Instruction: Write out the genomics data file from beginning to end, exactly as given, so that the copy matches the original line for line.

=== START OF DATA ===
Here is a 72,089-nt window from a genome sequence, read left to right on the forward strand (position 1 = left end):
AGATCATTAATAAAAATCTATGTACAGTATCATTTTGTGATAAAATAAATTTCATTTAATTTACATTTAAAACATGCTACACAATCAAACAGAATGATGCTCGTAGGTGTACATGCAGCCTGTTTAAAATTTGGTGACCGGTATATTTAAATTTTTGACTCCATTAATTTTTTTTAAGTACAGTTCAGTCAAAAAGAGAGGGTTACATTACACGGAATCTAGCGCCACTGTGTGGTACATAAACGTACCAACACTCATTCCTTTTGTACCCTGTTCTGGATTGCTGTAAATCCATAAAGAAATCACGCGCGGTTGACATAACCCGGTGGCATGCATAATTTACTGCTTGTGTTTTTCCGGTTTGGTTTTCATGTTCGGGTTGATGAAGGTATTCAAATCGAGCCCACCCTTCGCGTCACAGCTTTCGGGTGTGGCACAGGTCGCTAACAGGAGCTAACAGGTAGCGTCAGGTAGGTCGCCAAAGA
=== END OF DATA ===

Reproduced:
Here is a 72,089-nt window from a genome sequence, read left to right on the forward strand (position 1 = left end):
AGATCATTAATAAAAATCTATGTACAGTATCATTTTGTGATAAAATAAATTTCATTTAATTTACATTTAAAACATGCTACACAATCAAACAGAATGATGCTCGTAGGTGTACATGCAGCCTGTTTAAAATTTGGTGACCGGTATATTTAAATTTTTGACTCCATTAATTTTTTTTAAGTACAGTTCAGTCAAAAAGAGAGGGTTACATTACACGGAATCTAGCGCCACTGTGTGGTACATAAACGTACCAACACTCATTCCTTTTGTACCCTGTTCTGGATTGCTGTAAATCCATAAAGAAATCACGCGCGGTTGACATAACCCGGTGGCATGCATAATTTACTGCTTGTGTTTTTCCGGTTTGGTTTTCATGTTCGGGTTGATGAAGGTATTCAAATCGAGCCCACCCTTCGCGTCACAGCTTTCGGGTGTGGCACAGGTCGCTAACAGGAGCTAACAGGTAGCGTCAGGTAGGTCGCCAAAGA